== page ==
Another place that I used to just simply walk by as I went about my business in Montreal was Avesta. However, it always left an impression on me as there was always a lady sitting by the window, kneading and rolling out dough with a long wooden rod as she made lavash. I don't know what kept me from going inside - time and money are always my fallback excuses, but I think part of it too was the fact that I was intimidated by my lack of knowledge of Turkish and Middle Eastern cuisine, and didn't want to head into a restaurant alone with no idea what I was ordering.
So I was quite excited when Jessica told me that she had been there a few times with another friend, and suggested that we go there for an early supper before I boarded my plane back to Calgary.
It turns out that there was no need to be intimidated - Avesta has a more casual, café-like atmosphere as opposed to being a formal sit-down restaurant. There's a large selection of mezze on the menu, including well-known ones like hummus, baba ghanoush dolmas and muhammara. For larger appetites, heartier fare like sandwiches and stirfries are also available. Almost all of the items on the menu come with or feature hot, fresh-off-the-grill lavash, which the aforementioned lady rolls out and grills to order and personally delivers to your table.
We started our meal off with Turkish Tea ($1.00), which is essentially strong black tea. Avesta serves up Turkish Coffee ($2.75) also, but we thought it was a little too late in the day for such a strong drink.
On Jessica's suggestion we shared two orders of the "two mezze + one borek" combo ($7.99). For her mezze, she chose hummus and cacik, a tzatziki-like dip with large chunks of cucumber, mint, pistachios, walnuts and raisins in yogurt. I chose the Avesta Special, a roasted eggplant and red pepper dip, and the Mezze of the Day, which on that day was a dip made with cucumber, pistachios, walnuts, dill, parsley and yogurt. Unlike the cacik, however, the cucumber was chopped very finely. Finally, we ordered one each of the börek available - beef with potato and spinach with feta.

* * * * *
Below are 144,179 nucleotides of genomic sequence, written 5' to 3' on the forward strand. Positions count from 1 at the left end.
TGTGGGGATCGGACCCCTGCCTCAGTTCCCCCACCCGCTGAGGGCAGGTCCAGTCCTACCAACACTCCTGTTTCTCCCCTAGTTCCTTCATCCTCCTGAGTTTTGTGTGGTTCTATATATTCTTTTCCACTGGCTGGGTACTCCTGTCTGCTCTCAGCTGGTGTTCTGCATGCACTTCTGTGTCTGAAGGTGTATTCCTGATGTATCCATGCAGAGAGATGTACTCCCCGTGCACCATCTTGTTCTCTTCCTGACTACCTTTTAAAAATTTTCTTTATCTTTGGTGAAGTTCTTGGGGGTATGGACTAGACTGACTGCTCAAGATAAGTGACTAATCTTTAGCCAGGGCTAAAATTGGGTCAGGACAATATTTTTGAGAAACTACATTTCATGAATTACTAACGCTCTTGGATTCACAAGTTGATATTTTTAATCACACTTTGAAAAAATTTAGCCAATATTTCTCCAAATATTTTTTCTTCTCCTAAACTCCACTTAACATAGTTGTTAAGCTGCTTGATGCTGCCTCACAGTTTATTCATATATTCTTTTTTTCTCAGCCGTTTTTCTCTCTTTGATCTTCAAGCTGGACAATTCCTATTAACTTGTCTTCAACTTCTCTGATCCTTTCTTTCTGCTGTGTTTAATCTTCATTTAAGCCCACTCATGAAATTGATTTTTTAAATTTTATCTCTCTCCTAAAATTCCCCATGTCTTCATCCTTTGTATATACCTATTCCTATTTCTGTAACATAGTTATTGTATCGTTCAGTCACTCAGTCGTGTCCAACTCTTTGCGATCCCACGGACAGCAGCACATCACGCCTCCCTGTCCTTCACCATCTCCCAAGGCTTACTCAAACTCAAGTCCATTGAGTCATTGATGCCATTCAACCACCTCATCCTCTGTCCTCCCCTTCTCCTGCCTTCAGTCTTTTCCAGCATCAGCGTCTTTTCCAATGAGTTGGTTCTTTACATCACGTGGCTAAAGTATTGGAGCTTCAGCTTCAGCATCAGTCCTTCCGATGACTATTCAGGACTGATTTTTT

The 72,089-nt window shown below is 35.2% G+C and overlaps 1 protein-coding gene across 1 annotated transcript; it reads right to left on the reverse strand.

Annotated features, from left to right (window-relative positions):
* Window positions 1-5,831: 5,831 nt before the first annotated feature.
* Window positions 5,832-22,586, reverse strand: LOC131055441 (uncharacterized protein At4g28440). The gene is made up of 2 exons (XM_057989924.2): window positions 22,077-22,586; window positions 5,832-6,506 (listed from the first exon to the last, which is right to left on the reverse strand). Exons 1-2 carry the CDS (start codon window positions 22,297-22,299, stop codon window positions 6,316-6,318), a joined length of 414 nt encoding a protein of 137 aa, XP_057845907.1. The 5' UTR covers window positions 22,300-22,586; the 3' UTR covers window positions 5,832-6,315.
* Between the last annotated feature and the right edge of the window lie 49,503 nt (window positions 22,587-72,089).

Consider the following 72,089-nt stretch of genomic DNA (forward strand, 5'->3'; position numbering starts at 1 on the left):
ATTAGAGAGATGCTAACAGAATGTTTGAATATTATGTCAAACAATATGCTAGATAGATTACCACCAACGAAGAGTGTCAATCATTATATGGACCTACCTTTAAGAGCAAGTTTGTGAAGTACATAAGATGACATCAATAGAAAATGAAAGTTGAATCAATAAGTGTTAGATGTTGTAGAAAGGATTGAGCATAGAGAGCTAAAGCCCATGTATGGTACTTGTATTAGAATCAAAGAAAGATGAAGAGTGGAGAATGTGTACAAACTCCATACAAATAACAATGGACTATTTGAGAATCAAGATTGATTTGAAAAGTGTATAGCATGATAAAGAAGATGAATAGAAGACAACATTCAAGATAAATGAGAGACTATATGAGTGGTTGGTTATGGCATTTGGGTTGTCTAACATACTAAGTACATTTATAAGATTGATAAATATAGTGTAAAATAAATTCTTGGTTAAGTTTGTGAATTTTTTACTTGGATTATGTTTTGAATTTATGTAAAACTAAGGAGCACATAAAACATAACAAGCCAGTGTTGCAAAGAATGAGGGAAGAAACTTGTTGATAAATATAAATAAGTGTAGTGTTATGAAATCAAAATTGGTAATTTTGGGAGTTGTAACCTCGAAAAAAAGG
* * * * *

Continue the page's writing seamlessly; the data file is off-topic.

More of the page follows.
Börek is like Middle Eastern lasagna, with the pasta substituted by puffy phyllo pastry. The börek at Avesta was warm and flaky, with flavourful fillings. I did prefer the beef and potato börek, which had a bit of a tomato flavour and was heavier and heartier, whereas the spinach and feta börek was a little dry.
Even though they were filled, the börek were also good for dipping into the mezze, especially since the lavash unfortunately did not stay warm for very long and quickly became cold and chewy.
The cacik reminded me of a chunky tzatziki, with the mint, pistachio, walnut and raisin barely discernable in the mixture. Strangely, there also seemed to be less of it than the other mezze.
The hummus was not as thick as most of the hummus I have had in the past. I generally prefer my hummus with more garlic, but this was still good.
I really liked the two mezze that I ordered - the Avesta Special/Spécial Avesta was very smoky, with a bit of a tomatoey tang.
I thought that the Mezze of the Day/Mezze du Jour would be very much like tzatziki, especially with the dill. However, the finely chopped nuts gave it a richer, deeper flavour as well as a pesto-like texture and it ended up being my favourite mezze of the four.
The whole environment at Avesta is very casual, so it's not one of those places where the waitress rushes to your table right away. Still, she was very helpful and informative and I was surprised by the quality and variety of dishes that were churned out at the café. This was probably my favourite meal of the trip, and I'll certainly try to be back to eat my way through the rest of the menu.
2077 Rue Ste-Catherine O
Montreal QC H3H 1M6
Open Daily 11 AM-11 PM.